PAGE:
Saturday, November 25, 2006

Christ... the King?

In my younger years I was an opponent of heirarchy and an advocate of consensus building egalitarianism in the Church (Lutheran, at that time). In late 20th century theological parlance I was much more content to dance in Sarah's circle than to climb Jacob's ladder.

However, in recent years my now nuanced view could be summed up in the bumper sticker "Heirarchy happens." Wherever there are two (or more) sentient beings there is going to be leading and following, first and second, speaker and listener. The opposite of heirarchy is not democracy, it's anarchy, at least in the realm of the divine.

The unique revelation of Christianity is in its definition of that heirarchy. Yes, yes, I understand how few monarchies still exist in the world, but in order to truly understand heirarchy, Christian-ly speaking, we have to go to the origin and model, our King Jesus.

Here are some helpful words from the Bishop of Rome, Benedict XVI, on the topic:

"Jesus of Nazareth... is so intrinsically king that the title 'King' has actually become his name. By calling ourselves Christians, we label ourselves as followers of the king....God did not intend Israel to have a kingdom. The kingdom was a result of Israel's rebellion against god. The law as to be Israel's king, and through the law, god himself... God yielded to Israel's obstinacy and so devised a new kind of kingship for them.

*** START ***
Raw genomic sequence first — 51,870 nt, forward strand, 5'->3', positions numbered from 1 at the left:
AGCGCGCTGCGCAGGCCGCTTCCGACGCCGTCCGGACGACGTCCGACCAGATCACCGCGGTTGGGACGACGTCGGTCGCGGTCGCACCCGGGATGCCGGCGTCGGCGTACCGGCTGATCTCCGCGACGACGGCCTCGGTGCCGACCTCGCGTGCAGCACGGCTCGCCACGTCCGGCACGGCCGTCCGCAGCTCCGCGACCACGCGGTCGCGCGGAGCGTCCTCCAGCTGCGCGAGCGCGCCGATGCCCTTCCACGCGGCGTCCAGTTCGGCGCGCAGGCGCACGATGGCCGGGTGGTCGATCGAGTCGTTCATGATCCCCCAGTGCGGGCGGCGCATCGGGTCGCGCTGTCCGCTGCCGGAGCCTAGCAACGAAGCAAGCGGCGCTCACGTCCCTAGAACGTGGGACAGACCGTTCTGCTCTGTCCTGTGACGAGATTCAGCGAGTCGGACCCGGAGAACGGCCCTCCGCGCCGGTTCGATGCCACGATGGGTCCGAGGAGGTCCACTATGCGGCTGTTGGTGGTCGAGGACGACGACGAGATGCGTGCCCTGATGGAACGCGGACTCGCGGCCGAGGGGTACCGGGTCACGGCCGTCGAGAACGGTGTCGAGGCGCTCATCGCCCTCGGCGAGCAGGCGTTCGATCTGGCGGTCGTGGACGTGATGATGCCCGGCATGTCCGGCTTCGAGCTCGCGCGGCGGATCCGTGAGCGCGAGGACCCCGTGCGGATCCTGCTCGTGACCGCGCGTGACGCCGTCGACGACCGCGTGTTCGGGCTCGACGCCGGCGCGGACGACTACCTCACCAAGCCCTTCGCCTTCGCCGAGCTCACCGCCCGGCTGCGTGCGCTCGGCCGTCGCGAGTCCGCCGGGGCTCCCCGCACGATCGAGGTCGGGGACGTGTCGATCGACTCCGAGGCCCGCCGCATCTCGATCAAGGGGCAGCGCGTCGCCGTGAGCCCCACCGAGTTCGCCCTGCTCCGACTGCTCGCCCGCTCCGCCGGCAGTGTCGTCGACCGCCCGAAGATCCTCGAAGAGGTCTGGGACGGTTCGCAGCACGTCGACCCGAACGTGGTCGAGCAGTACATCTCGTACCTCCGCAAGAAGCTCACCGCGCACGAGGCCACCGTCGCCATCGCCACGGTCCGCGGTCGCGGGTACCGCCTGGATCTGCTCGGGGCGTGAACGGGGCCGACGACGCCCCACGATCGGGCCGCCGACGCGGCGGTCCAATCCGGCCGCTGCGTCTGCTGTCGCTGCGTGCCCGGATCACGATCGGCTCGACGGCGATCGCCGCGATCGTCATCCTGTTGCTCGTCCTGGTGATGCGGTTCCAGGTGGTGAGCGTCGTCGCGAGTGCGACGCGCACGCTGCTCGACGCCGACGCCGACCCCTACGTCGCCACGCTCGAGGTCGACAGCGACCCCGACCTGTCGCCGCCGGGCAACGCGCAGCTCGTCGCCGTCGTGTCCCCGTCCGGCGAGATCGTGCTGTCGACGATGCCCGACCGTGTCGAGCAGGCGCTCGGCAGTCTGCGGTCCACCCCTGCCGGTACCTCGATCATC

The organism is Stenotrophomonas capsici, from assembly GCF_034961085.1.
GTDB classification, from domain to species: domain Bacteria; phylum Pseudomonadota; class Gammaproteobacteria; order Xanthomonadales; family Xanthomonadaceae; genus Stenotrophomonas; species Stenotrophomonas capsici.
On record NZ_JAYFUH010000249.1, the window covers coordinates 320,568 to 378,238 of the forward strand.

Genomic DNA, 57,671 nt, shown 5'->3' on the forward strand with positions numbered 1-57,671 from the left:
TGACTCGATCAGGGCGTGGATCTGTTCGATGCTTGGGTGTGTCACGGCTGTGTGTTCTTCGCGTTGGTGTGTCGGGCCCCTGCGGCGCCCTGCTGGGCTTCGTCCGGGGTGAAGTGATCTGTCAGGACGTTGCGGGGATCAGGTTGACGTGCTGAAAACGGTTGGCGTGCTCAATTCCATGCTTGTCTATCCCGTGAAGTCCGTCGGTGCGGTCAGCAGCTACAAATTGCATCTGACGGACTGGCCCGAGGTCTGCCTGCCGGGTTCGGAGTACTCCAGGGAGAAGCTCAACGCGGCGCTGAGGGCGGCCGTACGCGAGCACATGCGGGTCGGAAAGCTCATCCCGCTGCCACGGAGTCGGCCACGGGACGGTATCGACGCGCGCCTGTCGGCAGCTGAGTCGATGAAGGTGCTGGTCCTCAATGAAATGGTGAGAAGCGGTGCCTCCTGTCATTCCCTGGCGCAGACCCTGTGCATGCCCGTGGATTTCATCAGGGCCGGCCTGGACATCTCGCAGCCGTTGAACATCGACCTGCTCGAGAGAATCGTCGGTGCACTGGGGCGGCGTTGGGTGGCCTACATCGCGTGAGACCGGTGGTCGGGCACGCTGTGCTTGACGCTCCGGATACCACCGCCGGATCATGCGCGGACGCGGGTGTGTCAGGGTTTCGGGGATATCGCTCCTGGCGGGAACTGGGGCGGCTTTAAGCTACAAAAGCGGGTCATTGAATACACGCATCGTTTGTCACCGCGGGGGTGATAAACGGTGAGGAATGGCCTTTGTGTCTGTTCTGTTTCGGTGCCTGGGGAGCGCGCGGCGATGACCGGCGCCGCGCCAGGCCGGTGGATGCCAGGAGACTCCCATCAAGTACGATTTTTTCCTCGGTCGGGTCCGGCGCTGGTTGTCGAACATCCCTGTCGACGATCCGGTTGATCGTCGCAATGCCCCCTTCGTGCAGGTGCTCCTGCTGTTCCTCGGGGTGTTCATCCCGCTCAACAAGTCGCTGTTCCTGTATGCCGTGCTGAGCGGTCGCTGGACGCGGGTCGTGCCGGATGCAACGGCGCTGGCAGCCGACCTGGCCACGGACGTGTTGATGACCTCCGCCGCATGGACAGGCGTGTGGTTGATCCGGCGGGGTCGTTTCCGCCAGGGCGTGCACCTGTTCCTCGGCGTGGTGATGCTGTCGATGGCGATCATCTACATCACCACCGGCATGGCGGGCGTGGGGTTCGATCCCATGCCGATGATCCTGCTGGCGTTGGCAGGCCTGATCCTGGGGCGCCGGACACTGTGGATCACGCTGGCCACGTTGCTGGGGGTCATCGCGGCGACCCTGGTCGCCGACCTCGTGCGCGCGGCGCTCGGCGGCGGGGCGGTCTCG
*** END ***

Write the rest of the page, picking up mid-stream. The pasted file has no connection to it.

The king is Jesus; in him God entered humanity and espoused it to himself. This is the usual form of the divine activity in relation to mankind. God does not have a fixed plan that he must carry out; on the contrary, he has many different ways of finding man and even of turning his wrong ways into right ways...

The feast of Christ the king is therefore not a feast of those who are subjugated, but a feast of those who know that they are in the hands of one who writes straight on crooked lines."


JT said...

"The opposite of heirarchy is not democracy, it's anarchy"

Great quote... this has been my experience too.

Phil B. said...

Thanks! I am still somewhat allergic to allowing heirarchy extensive power.

However, I've found it very helpful to visualize church leadership as the neck, with Christ as the Head and the rest of us as the body. The leaders are the visible point of unity between head and members but not the by-all-and-end-all of the Church.

They are bracketed by our common Head and the "really useful" parts which do the lion's share of the work, i.e. us laity.